KENOSHA, Wis. (CBS) — Wisconsin State Attorney General Josh Kaul on Wednesday identified the Kenosha officer who shot Jacob Blake on Sunday, and also said a knife was found in his vehicle – but he had no other weapons.
Kaul said on Sunday evening, Kenosha police were called to a residence in the 2800 block of 40th Street after a caller reported her boyfriend was present and was not supposed to be on the premises.READ MORE: Chicago Weather: Winter Weather Advisories In Effect; Snow Arrives For Monday Morning Commute
During the incident, officers tried to arrest Blake, Kaul said. Law enforcement tried to use a Taser, but it was not successful, Kaul said.
Blake walked around the vehicle, opened a side door, and leaned forward, Kaul said. Kenosha police Officer Rusten Sheskey fired seven times at Blake while holding onto his shirt, striking Blake in the back, Kaul said.
Kaul said no other officers fired their weapons.
During an investigation, Blake admitted he had a knife in his possession, and a knife was recovered from the driver’s side floorboard of his vehicle, Kaul said. No additional weapons were found.
Blake was airlifted to Froedtert Hospital in Milwaukee. On Tuesday, attorney Ben Crump said Blake was paralyzed from the waist down and it will take a “miracle” for him to fully recover.
“His family is very faithful and they believe in miracles. But the medical diagnosis right now isthat he is paralyzed, and because those bullets severed his spinal cord and shattered some of his vertebrae… it is going to take a miracle for Jacob Blake Jr. to ever walk again,” Crump said Monday.
Kaul also addressed the unrest in Kenosha in recent days, which has involved looting, arson, and clashes with police. On Tuesday night into Wednesday morning, an armed group came into Kenosha, and two people were later shot dead and one was wounded.
Kyle Rittenhouse, 17, has been charged with first-degree intentional homicide.
“What happened yesterday night in Kenosha was despicable,” Kaul said.
Kaul said many of the people involved in the violent unrest were not from Kenosha or even from Wisconsin.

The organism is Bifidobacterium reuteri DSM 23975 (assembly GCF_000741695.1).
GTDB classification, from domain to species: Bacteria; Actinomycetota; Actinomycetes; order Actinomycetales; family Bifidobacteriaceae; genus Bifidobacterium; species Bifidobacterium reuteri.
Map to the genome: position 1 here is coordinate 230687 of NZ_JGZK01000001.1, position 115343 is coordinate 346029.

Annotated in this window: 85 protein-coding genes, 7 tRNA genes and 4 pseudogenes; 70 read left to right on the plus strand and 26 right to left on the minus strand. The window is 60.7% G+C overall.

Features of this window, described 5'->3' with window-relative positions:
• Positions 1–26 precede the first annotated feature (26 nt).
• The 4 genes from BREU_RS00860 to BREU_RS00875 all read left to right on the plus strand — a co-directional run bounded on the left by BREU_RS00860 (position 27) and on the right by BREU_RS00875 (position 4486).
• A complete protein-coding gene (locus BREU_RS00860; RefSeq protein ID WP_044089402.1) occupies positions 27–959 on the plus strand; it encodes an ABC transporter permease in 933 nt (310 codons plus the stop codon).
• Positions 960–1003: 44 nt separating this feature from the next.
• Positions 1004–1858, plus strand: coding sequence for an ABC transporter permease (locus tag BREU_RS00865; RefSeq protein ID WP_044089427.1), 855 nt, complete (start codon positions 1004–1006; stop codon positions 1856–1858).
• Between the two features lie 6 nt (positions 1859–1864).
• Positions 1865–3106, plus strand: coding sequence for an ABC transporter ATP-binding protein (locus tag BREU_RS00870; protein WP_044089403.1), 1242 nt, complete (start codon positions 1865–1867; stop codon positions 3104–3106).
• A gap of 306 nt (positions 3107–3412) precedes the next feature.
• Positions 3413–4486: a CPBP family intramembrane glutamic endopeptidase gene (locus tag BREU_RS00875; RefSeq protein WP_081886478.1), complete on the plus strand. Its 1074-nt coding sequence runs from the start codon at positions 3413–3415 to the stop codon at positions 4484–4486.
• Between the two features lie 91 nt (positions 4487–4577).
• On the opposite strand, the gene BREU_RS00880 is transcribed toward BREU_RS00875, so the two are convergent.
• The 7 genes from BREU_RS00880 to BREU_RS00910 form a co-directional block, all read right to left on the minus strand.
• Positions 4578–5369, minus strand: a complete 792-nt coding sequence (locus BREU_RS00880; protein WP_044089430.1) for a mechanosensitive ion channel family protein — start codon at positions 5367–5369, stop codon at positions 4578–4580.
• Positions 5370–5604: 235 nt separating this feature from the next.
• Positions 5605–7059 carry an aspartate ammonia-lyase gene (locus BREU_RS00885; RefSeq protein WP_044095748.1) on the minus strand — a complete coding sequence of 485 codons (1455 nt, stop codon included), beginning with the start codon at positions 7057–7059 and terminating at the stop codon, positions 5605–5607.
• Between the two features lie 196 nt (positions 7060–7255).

“People who are coming to the community to commit arson or violence, first of all, if they think they are serving some agenda, they are wrong. All they are doing is committing chaos,” Kaul said.READ MORE: Melissa Ortega, 8-Year-Old Girl Killed In Little Village Shooting, Had Just Emigrated From Mexico
Also speaking at the news conference was Kenosha County District Attorney Michael Graveley.
“We have a community today that is literally on fire – set on fire by the deep divisions that have been fueled by a number of forces that have been brought bare in this case,” he said.
Graveley said those forces included systemic racism, the challenges of modern policing, and social media – which encourages “quick decisions and immediacy and emotional impact instead of thinking about making accurate decisions.”
Graveley said the District Attorney’s office’s task now is to determine whether an officer might be charged, and he said that would happen only if there is a case that can be proved beyond a reasonable doubt.
Anthony Davis, President of the NAACP Kenosha Branch, emphasized a need to come together.
“We want everyone to understand, we have to find a way to deescalate what has been happening around here in our city,” Davis said.
James Hall, president of the Urban League of Racine and Kenosha, said people also need time to heal and be emotional – emphasizing that property can be replaced, but lives cannot.
“If you lived your life with trauma every day, how would you react? How would you feel? What would you do? The time is now to let the community heal. Let them be emotional. Let them express themselves,” he said.
But afterward, Hall said, work needs to begin to bring about change.
As of 10 p.m., CBS 2’s Charlie De Mar reported a couple hundred or so protesters were marching through the streets of Kenosha. The protest was peaceful, with people saying Blake’s name and calling for justice.MORE NEWS: Illinois State Departments, Driver Service Facilities Reopen Monday Weeks After COVID Surge
The curfew went into effect at 7 p.m. Wednesday in Kenosha, an hour earlier than other recent days.